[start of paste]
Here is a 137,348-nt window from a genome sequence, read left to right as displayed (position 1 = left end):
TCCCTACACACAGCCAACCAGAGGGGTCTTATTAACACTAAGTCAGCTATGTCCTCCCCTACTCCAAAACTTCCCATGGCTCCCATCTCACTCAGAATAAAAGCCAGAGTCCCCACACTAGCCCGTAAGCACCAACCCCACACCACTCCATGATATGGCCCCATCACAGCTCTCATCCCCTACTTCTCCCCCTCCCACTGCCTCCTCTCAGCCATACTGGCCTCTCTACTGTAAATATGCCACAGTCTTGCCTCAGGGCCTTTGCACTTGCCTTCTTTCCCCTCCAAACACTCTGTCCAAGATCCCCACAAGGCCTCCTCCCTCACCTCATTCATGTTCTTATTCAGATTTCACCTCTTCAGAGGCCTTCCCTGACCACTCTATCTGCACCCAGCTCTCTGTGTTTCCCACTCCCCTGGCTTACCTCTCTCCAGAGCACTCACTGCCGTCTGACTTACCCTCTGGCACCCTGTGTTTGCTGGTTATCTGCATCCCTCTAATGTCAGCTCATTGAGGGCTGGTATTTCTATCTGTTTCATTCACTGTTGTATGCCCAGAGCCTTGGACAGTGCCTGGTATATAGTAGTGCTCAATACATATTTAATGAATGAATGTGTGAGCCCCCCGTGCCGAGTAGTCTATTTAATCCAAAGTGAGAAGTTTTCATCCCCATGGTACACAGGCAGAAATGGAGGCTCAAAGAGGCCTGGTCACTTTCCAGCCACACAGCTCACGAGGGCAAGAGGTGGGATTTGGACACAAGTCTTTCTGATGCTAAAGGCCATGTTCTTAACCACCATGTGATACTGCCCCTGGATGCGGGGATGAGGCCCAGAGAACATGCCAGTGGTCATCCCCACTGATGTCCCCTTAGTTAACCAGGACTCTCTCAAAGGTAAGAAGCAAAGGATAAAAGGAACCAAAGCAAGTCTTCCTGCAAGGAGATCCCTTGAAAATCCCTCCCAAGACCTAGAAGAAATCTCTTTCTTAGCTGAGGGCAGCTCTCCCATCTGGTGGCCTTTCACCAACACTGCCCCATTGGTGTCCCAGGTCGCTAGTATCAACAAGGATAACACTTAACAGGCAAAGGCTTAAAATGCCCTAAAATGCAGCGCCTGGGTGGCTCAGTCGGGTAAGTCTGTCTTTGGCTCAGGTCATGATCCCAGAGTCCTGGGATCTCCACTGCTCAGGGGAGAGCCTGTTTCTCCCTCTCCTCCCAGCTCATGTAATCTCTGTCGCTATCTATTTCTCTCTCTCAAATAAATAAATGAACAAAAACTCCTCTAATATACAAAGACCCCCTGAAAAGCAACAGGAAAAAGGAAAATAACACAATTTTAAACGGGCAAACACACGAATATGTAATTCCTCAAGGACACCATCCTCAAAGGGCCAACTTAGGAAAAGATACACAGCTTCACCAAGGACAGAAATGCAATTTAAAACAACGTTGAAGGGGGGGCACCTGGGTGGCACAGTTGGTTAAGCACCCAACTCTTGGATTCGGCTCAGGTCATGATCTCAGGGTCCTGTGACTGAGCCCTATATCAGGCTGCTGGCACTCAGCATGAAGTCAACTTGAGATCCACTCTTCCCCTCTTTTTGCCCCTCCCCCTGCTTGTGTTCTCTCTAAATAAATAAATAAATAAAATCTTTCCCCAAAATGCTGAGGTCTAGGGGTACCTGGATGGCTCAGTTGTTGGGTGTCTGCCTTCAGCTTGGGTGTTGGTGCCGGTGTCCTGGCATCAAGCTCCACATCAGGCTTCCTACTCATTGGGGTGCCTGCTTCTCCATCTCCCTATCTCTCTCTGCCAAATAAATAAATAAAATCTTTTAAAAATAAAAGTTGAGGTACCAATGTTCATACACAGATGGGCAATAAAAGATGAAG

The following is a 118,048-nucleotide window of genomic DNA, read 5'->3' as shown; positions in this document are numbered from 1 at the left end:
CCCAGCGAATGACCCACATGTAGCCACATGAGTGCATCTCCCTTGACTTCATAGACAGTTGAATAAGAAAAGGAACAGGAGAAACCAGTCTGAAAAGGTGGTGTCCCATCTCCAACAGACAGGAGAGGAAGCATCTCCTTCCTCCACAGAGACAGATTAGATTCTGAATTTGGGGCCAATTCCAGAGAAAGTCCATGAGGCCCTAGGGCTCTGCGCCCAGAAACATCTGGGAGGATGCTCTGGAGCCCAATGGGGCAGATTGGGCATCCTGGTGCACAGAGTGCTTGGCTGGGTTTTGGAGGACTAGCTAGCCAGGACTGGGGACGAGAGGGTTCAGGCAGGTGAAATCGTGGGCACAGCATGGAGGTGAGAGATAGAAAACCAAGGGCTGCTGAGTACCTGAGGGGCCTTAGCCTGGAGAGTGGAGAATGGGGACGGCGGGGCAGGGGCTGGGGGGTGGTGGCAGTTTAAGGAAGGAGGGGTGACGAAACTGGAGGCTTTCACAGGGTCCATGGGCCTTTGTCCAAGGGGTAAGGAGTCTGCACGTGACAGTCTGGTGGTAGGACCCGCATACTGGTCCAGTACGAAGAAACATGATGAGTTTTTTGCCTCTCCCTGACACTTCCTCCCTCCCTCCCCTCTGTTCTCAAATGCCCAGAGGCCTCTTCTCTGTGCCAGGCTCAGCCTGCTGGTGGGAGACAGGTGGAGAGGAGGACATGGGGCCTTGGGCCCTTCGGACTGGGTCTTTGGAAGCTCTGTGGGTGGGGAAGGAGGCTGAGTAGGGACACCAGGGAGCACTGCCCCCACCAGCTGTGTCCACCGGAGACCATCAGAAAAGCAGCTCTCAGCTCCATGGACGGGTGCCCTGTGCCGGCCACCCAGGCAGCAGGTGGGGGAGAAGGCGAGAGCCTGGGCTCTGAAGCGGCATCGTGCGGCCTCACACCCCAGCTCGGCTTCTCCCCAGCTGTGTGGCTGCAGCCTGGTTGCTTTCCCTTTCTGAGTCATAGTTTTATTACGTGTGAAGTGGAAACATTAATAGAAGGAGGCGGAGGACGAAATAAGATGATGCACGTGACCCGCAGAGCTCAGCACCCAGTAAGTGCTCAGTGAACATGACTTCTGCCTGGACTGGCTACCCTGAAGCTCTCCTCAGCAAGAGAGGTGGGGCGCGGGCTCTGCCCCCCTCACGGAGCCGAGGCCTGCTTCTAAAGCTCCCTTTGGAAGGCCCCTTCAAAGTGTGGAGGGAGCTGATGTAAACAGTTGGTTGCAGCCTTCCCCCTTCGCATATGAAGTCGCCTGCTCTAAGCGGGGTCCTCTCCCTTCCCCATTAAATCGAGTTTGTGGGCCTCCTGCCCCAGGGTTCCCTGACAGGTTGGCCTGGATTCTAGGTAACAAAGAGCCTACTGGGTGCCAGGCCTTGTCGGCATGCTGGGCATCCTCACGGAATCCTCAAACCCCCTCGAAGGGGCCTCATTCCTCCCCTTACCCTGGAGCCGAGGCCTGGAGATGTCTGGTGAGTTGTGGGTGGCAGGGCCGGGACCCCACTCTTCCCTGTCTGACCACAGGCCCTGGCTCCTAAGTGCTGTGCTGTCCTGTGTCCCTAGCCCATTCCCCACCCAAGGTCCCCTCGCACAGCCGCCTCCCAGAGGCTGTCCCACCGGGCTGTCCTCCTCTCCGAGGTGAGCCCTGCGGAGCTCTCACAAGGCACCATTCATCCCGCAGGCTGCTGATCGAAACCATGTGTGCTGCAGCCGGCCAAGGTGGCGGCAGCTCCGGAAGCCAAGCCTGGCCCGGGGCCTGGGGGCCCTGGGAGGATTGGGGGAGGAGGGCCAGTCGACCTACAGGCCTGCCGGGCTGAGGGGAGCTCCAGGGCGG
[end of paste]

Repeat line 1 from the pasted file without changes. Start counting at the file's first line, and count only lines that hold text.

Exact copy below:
Here is a 137,348-nt window from a genome sequence, read left to right as displayed (position 1 = left end):